Unlike in Marx’s Ecology, what awaits us here is an Engels who plays the first fiddle rather than the second. Drawing on Engels’ phrase from Anti- Dühring that the “[n]ature is the proof of dialectics,” Foster formulates one key idea of the book: “ecology is the proof of dialectics” (254). This message is not only remarkably powerful but also well founded. In his The Part Played by Labour in the Transition from Ape to Man in Dialectics of Nature, Engels speaks of the irony of how human mastery over, and exploitation of, nature might end up with eroding the material circumstances of human survival. “Let us not . . . flatter ourselves,” he writes, “overmuch on account of our human conquest over nature. For each such conquest takes its revenge on us.” Engels then counts a few examples of how societies have suffered some unforeseen consequences of exploiting natural resources: destruction of forests and diminishing reservoirs of moisture when obtaining cultivable land or spreading the disease of scrofula when growing potatoes. While this is a clear-cut case for a material dialectical contradiction (something is diminished as a result of what it itself brings about), what is more to the point is that the origin of this social suffering is shown to be social rather than natural production.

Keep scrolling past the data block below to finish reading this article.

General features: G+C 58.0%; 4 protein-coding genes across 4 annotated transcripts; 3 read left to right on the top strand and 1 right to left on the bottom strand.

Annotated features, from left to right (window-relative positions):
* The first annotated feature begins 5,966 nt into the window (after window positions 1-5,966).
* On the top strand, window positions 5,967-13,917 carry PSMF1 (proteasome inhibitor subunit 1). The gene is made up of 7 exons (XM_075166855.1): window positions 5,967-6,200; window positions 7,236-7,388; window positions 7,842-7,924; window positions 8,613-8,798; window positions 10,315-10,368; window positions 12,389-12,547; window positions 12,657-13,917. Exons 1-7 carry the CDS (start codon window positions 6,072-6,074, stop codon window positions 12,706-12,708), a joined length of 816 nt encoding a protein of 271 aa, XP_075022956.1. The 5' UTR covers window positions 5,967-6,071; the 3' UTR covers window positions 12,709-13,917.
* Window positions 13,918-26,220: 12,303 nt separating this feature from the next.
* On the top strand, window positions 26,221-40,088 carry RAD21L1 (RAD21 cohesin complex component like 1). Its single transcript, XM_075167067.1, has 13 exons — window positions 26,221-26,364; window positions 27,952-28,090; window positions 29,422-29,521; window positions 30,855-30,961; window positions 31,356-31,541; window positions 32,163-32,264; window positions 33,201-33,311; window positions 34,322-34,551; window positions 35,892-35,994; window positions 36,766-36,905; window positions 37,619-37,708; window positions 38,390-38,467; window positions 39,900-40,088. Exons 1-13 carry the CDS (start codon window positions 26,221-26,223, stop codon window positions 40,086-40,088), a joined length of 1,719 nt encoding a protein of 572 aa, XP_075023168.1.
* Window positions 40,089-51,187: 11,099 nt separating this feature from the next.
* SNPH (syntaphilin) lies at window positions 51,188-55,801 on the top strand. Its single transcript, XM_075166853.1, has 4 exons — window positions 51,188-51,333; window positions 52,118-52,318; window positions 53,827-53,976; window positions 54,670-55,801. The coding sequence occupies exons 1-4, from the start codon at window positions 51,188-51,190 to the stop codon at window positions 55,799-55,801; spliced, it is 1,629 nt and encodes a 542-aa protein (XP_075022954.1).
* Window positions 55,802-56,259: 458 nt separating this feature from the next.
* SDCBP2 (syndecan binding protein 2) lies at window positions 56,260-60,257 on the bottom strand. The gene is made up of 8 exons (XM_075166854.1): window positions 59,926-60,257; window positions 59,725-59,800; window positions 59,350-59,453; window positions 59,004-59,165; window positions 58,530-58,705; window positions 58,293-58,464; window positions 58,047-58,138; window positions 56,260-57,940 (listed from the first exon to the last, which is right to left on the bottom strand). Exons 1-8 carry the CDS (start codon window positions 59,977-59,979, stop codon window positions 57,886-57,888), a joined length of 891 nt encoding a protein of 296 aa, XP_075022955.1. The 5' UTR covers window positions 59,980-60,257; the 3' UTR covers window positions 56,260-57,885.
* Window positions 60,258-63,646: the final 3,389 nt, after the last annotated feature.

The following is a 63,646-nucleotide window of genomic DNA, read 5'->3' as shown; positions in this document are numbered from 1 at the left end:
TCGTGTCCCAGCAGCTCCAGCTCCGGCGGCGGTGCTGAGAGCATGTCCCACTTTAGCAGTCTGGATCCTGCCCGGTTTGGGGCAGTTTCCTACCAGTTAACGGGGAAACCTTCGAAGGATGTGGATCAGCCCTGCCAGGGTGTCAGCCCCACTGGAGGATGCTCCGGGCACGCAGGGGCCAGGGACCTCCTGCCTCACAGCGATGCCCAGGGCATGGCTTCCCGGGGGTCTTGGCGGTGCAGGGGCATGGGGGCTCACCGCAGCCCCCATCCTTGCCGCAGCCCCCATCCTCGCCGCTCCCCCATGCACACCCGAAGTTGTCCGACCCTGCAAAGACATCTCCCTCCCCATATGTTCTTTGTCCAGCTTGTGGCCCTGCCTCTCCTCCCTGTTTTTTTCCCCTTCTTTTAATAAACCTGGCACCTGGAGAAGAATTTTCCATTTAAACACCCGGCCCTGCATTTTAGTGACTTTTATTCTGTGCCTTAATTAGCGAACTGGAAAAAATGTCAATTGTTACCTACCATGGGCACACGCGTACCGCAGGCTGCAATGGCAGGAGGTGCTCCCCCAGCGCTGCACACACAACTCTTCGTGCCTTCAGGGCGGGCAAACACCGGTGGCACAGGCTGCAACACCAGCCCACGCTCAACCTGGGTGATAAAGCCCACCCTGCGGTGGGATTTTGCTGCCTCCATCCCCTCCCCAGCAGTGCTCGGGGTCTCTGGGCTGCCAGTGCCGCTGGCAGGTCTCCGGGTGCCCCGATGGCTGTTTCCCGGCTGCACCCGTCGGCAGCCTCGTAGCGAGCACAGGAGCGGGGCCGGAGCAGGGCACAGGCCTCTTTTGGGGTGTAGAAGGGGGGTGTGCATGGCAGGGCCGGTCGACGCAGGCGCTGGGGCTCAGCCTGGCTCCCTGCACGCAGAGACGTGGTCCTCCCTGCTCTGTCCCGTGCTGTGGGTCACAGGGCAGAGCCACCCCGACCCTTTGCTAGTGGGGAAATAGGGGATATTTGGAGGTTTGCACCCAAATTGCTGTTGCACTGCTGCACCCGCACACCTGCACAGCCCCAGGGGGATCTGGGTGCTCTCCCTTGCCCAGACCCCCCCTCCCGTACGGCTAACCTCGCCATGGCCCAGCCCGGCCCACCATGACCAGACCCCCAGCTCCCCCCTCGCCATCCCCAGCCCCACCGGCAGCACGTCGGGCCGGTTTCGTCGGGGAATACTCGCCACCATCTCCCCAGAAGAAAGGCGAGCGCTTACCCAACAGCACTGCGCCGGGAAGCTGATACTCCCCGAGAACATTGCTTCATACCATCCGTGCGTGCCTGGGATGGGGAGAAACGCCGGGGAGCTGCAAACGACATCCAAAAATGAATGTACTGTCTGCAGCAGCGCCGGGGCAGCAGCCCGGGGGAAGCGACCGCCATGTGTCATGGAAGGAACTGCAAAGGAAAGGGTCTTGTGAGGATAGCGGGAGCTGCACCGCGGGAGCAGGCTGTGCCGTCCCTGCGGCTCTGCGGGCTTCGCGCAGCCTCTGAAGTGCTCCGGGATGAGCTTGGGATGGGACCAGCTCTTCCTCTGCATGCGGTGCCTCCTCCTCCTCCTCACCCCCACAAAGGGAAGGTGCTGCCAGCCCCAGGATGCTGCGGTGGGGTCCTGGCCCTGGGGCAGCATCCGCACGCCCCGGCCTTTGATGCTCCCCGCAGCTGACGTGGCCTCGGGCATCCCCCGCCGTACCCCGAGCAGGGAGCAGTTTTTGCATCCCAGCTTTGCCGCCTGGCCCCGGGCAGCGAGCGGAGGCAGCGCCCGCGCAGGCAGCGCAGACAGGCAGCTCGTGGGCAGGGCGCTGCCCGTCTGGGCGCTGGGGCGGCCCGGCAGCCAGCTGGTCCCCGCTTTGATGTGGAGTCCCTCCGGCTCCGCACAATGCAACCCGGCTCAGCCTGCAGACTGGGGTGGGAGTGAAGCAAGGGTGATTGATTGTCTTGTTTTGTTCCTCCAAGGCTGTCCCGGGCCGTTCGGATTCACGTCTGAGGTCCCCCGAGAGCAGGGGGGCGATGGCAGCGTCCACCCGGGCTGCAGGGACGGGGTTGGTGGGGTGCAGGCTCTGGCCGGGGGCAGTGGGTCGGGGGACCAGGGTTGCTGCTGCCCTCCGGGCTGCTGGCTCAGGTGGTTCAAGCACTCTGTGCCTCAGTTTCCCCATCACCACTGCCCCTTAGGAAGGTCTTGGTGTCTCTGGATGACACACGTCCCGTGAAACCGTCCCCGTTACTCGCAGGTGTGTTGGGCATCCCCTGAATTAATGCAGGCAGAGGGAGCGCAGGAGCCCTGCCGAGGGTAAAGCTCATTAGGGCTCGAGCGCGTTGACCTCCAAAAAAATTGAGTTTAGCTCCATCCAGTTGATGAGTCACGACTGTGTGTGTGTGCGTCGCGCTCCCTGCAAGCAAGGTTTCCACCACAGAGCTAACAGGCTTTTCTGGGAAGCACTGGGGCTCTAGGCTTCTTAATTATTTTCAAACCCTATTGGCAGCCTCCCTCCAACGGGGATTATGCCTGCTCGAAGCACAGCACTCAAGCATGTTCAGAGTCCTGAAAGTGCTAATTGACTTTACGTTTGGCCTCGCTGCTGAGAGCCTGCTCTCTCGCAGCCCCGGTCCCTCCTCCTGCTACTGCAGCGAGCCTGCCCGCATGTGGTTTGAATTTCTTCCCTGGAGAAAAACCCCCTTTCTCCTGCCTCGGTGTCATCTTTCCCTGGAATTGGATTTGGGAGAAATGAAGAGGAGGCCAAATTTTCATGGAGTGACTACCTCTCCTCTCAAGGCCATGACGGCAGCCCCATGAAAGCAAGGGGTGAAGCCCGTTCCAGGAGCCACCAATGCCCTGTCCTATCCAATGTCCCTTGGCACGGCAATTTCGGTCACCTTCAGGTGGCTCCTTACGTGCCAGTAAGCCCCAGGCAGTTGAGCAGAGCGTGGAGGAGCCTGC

Much has, of course, been said and written since Engels had spilled ink on the above lines, but our return to Engels as well as Engels’ return in our times have not always been a matter of serious concern. Part of the reason is certainly the mixed legacy of “Western Marxism” and its toxic attempt to play Marx off against Engels, charging the latter with contaminating Marxism. Foster effectively resists this tendency, rightfully I believe, to the extent that Engels is reintegrated back into the contemporary Marxist ecology. What is more is that Engels’ return coincided with a pest-like return of nature, though that is by no means a pure “natural” phenomenon: COVID-19.